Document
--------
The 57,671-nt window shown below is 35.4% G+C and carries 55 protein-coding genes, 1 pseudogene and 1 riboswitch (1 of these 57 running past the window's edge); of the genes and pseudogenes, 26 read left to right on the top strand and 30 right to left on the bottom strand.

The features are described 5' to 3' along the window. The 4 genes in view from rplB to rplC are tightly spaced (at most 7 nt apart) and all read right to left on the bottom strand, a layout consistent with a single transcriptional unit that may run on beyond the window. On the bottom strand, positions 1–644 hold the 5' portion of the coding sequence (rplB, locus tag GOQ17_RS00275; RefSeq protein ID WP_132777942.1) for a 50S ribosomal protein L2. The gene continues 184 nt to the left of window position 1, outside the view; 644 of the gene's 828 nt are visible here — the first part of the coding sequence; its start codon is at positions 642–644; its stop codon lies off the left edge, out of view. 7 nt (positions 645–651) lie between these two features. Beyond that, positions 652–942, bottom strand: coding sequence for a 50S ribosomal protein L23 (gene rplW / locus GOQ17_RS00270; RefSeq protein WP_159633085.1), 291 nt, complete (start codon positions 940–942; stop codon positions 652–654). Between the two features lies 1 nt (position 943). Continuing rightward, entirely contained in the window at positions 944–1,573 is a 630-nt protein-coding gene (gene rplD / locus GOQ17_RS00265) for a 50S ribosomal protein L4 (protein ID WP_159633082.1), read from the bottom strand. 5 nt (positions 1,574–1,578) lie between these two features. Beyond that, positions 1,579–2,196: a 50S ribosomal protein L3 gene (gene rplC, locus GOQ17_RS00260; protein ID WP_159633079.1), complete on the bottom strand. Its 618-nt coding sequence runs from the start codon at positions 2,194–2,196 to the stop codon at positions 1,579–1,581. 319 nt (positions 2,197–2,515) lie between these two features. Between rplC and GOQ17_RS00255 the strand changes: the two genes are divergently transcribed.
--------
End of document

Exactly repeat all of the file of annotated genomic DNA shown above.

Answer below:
The 57,671-nt window shown below is 35.4% G+C and carries 55 protein-coding genes, 1 pseudogene and 1 riboswitch (1 of these 57 running past the window's edge); of the genes and pseudogenes, 26 read left to right on the top strand and 30 right to left on the bottom strand.

The features are described 5' to 3' along the window. The 4 genes in view from rplB to rplC are tightly spaced (at most 7 nt apart) and all read right to left on the bottom strand, a layout consistent with a single transcriptional unit that may run on beyond the window. On the bottom strand, positions 1–644 hold the 5' portion of the coding sequence (rplB, locus tag GOQ17_RS00275; RefSeq protein ID WP_132777942.1) for a 50S ribosomal protein L2. The gene continues 184 nt to the left of window position 1, outside the view; 644 of the gene's 828 nt are visible here — the first part of the coding sequence; its start codon is at positions 642–644; its stop codon lies off the left edge, out of view. 7 nt (positions 645–651) lie between these two features. Beyond that, positions 652–942, bottom strand: coding sequence for a 50S ribosomal protein L23 (gene rplW / locus GOQ17_RS00270; RefSeq protein WP_159633085.1), 291 nt, complete (start codon positions 940–942; stop codon positions 652–654). Between the two features lies 1 nt (position 943). Continuing rightward, entirely contained in the window at positions 944–1,573 is a 630-nt protein-coding gene (gene rplD / locus GOQ17_RS00265) for a 50S ribosomal protein L4 (protein ID WP_159633082.1), read from the bottom strand. 5 nt (positions 1,574–1,578) lie between these two features. Beyond that, positions 1,579–2,196: a 50S ribosomal protein L3 gene (gene rplC, locus GOQ17_RS00260; protein ID WP_159633079.1), complete on the bottom strand. Its 618-nt coding sequence runs from the start codon at positions 2,194–2,196 to the stop codon at positions 1,579–1,581. 319 nt (positions 2,197–2,515) lie between these two features. Between rplC and GOQ17_RS00255 the strand changes: the two genes are divergently transcribed.